4. A garment, comprising, an inner bodyencircling sleeve, an inflatable bladder extending transversely about said inner sleeve so as partially to encircle the same, an outer sleeve extending transversely about said bladder and said inner sleeve` so as partially to encircle the latter and being positioned so that the open end' 5. A garment comprising, a body-encircling section, two independent leg-encircling sections attached to and depending from said body section so as to define therebetween and at their juncture with said body section a crotch portion, said body section having a slit opening extending longitudinally thereof and toward said crotch I portion, fastening means provided upon said body section for closing said slit opening, a pair of bladders each disposed adjacent a respective side of said slit opening and adjacent said crotch portion, pockets provided by said body section on each side of said slit opening for confining said bladders, with each pocket providing a free panel whose one edge portion is secured to said bodyl section directly adjacent the slit opening, fastening means associated with the two opposite edgeportions of said panels so as to cooperate with-v alongthe line of saidslitv opening, a plurality of bladders incorporated with and spaced longiw tudinally of each of said leg sections with each bladder disposed transversely of said section, a plurality of short tubes connecting the bladders of each leg section in a series relation, a pair of tubes each connecting a respective one of said two body bladders with that bladder of a respective one of the leg section bladder groups which is nearest such body bladder, a pair of fluid-supply tubes of which each is connected to that bladder of a respective one of the leg section bladder groups which is farthest removed from said body bladders, and means to connect said last tWo mentioned tubes to a fluid supply source.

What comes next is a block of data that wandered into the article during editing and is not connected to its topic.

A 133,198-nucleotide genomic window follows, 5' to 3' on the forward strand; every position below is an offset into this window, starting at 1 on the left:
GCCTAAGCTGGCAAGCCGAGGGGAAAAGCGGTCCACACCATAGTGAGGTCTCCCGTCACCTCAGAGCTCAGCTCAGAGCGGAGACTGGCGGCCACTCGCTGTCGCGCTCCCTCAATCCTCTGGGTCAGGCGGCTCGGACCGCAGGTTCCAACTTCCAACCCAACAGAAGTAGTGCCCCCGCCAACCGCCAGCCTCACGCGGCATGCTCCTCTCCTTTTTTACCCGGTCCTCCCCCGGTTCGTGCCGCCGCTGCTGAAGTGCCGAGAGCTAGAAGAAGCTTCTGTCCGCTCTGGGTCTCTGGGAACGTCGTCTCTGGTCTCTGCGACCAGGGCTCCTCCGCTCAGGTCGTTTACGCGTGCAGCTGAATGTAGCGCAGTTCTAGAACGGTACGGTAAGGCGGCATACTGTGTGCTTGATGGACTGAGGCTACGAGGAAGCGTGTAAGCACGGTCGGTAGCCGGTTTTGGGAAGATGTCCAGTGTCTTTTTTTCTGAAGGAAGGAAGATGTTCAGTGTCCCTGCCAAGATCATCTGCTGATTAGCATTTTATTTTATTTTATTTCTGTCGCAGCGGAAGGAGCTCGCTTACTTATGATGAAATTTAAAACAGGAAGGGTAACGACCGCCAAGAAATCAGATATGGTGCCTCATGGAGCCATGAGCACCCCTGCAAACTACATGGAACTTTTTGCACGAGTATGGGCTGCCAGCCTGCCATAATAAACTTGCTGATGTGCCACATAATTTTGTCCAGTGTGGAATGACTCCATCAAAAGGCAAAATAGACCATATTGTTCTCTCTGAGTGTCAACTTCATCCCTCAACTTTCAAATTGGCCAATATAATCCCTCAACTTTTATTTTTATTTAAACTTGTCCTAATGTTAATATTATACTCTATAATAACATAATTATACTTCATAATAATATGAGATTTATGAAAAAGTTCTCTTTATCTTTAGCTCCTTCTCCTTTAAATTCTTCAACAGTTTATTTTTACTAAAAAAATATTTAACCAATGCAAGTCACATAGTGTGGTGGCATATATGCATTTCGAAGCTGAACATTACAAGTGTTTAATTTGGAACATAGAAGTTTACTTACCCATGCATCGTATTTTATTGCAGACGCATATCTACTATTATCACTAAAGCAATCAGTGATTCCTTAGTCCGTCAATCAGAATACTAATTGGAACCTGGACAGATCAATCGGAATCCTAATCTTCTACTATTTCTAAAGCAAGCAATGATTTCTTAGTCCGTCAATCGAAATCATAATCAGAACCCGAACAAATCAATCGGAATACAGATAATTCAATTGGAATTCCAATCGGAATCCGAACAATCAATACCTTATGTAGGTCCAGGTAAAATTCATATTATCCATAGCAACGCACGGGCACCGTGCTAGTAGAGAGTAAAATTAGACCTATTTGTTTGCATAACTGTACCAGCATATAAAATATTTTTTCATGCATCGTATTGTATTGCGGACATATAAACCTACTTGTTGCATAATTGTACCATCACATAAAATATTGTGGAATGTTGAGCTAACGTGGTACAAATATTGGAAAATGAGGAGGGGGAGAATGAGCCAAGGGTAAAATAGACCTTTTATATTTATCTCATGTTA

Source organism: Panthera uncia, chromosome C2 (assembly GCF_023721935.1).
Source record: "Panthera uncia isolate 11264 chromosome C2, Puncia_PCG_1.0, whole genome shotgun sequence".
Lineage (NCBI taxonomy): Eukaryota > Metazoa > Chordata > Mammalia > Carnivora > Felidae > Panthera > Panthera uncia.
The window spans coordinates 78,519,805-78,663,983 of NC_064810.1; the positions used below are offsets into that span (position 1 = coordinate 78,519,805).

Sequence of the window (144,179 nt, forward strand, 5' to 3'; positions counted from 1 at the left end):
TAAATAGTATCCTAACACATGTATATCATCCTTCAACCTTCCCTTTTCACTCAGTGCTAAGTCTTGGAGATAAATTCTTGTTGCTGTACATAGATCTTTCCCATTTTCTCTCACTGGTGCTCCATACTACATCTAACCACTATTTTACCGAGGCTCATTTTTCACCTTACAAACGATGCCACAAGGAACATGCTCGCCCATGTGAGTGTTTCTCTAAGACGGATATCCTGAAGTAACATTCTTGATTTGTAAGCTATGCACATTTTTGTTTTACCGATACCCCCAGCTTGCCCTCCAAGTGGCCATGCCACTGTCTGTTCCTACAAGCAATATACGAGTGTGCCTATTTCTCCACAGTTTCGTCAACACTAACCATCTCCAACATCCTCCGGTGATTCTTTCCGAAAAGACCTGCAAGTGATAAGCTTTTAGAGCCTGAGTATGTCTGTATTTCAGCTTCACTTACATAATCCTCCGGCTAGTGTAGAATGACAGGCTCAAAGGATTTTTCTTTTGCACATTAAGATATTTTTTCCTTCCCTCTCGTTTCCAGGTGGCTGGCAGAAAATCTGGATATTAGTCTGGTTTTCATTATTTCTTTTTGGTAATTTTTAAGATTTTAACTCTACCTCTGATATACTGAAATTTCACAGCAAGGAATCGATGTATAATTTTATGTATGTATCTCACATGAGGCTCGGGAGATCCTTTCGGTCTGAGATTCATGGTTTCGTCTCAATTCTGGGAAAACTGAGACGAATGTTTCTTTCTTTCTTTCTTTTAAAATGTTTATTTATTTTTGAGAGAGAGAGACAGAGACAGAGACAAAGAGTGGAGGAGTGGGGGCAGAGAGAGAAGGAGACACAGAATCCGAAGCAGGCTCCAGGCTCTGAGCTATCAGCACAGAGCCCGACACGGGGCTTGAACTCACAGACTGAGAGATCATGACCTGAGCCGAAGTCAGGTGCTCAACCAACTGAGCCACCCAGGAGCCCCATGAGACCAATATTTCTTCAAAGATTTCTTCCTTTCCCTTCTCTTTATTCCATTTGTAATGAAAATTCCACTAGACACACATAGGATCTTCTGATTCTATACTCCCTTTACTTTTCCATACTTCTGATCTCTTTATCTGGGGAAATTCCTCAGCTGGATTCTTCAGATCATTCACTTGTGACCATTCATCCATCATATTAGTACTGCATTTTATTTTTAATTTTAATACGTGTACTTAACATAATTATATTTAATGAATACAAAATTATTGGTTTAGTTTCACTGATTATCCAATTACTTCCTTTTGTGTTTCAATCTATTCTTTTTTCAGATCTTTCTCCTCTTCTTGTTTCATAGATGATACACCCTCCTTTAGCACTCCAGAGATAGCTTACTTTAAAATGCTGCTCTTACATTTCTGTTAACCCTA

6. A garment comprising, a body-encircling section, two independent leg-encircling sections attached to and depending from said body section so as to dene therebetween and at their juncture with said body section a crotch portion, said body section having a slit opening extending longitudinally thereof and toward said crotch portion, fastening means provided upon said body section for closing said slit opening, a pair of inatable bladders each disposed adjacent a respective side of said slit opening and adjacent said crotch portion, an inflatable bladder extending transversely about each of said leg sections so as partially to encircle the same, an outer sleeve extending transversely about each of said leg bladders and its associated leg section so as partially to encircle the latter and being positioned so that the open end portions thereof substantially coincide with those of its associated bladder, a series of straps connecting each open end portion of a respective one of said leg sleeves to its associated leg section at a location adjacent the opposite open end portion of said sleeve to cause said sleeve to exert opposed pulls on said bladder and conform it to the contour of the leg of the wearer in response to inflation of said leg bladders, and means for connecting said bladders to a source of iiuid supply.